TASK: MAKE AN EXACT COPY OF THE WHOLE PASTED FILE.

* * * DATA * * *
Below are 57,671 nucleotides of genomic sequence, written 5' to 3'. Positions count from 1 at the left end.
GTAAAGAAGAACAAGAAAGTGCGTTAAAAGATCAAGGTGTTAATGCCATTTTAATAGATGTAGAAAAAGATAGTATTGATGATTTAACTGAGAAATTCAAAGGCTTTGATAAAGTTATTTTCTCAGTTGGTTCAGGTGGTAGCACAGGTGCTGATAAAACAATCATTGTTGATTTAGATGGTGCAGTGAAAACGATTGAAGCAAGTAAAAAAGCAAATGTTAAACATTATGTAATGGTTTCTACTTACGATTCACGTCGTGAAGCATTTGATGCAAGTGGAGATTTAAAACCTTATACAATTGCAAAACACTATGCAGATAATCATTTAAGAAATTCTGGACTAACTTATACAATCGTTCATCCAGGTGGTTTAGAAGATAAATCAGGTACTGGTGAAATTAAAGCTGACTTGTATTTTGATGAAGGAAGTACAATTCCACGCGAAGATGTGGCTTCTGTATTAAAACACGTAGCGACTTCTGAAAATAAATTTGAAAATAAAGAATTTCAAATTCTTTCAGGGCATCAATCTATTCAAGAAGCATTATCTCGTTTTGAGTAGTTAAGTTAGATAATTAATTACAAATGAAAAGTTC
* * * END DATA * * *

Below are 57,671 nucleotides of genomic sequence, written 5' to 3'. Positions count from 1 at the left end.
GTAAAGAAGAACAAGAAAGTGCGTTAAAAGATCAAGGTGTTAATGCCATTTTAATAGATGTAGAAAAAGATAGTATTGATGATTTAACTGAGAAATTCAAAGGCTTTGATAAAGTTATTTTCTCAGTTGGTTCAGGTGGTAGCACAGGTGCTGATAAAACAATCATTGTTGATTTAGATGGTGCAGTGAAAACGATTGAAGCAAGTAAAAAAGCAAATGTTAAACATTATGTAATGGTTTCTACTTACGATTCACGTCGTGAAGCATTTGATGCAAGTGGAGATTTAAAACCTTATACAATTGCAAAACACTATGCAGATAATCATTTAAGAAATTCTGGACTAACTTATACAATCGTTCATCCAGGTGGTTTAGAAGATAAATCAGGTACTGGTGAAATTAAAGCTGACTTGTATTTTGATGAAGGAAGTACAATTCCACGCGAAGATGTGGCTTCTGTATTAAAACACGTAGCGACTTCTGAAAATAAATTTGAAAATAAAGAATTTCAAATTCTTTCAGGGCATCAATCTATTCAAGAAGCATTATCTCGTTTTGAGTAGTTAAGTTAGATAATTAATTACAAATGAAAAGTTC